This was a very unsophisticated town—for whites, blacks, and everybody else. The federal government was not the juggernaut it was to become, creating a whole region with prosperous jobs that came out of the federal government. The experience in Washington made me want to fly and see what the real world was like. I regarded Washington as small town, a hick town, a city without restaurants, a city without theater, without culture. That’s not the Washington of today, a cosmopolitan city at the forefront of art and culture, a city with many problems—but that’s not one of them.

BR: When did you get involved in the civil rights movement?
EHN: The civil rights movement didn’t begin in earnest until after the Brown decision. I was very frustrated that there was no movement. I grew up in very politically conscious household with a father and a mother who were well-educated, politically sophisticated, sophisticated on race. My mother was a schoolteacher. My father trained in the law but worked for the D.C. government, not as a lawyer. I always felt, in part because of the kind of household and the kinds of parents I had, that the civil rights movement was late in coming and I was ready for activism before it happened. When I was around 12 year old I remember when Mary Church Terrell picketed Hecht’s department store because you could use a charge card but you couldn’t go to the bathroom there. That’s what I thought the movement was all about. When the civil rights movement broke out, all I could say was "What took you so long?"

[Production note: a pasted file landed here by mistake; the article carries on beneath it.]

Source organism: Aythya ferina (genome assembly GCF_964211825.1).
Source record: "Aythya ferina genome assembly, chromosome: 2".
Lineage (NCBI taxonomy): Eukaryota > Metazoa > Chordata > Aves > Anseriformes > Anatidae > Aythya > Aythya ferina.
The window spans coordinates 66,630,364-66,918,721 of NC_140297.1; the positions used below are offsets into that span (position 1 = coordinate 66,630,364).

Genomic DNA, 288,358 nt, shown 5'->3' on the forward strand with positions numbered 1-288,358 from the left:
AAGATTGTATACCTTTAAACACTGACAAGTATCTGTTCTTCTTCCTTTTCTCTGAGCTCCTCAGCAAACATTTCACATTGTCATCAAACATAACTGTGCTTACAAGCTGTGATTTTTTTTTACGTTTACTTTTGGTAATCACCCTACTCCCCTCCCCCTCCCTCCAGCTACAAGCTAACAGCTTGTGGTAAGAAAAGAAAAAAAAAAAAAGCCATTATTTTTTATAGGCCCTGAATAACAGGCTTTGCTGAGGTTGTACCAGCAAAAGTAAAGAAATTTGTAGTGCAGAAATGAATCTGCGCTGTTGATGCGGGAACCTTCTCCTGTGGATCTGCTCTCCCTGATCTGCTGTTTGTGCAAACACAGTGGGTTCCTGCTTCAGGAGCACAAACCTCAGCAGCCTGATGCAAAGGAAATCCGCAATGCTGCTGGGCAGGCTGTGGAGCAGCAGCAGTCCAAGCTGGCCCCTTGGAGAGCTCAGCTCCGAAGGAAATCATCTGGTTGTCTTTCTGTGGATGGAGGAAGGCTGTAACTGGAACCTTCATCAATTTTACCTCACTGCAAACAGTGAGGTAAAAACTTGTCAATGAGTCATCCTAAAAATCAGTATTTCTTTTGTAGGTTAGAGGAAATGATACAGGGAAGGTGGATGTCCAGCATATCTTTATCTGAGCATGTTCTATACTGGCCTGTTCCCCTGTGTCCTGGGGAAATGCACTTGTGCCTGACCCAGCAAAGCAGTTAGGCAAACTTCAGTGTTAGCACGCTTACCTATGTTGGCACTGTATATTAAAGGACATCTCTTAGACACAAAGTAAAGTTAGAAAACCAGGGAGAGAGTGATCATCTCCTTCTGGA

BR: How did you wind up at Antioch College in Yellow Springs, Ohio?
EHN: I fell in love with the idea of Antioch, but in fact I was confused. The National Scholarship Service and Fund for Negro Students (NSSFNS), funded by Ford Foundation, apparently discovered in the ’40s and ’50s that almost no black students went to first-rate integrated schools. They set up an organization whose job it was to go to high schools in the United States where people were preparing for college. They descended on Dunbar because Dunbar had a record of sending 90-some-percent of its youngsters to college, to the best schools all over the country. The problem with the NSSFNS was that they gave me too much. They gave me information on schools all over the map—Ivy League schools, small schools in the Midwest, large state-supported schools—but didn’t show me how to make a choice.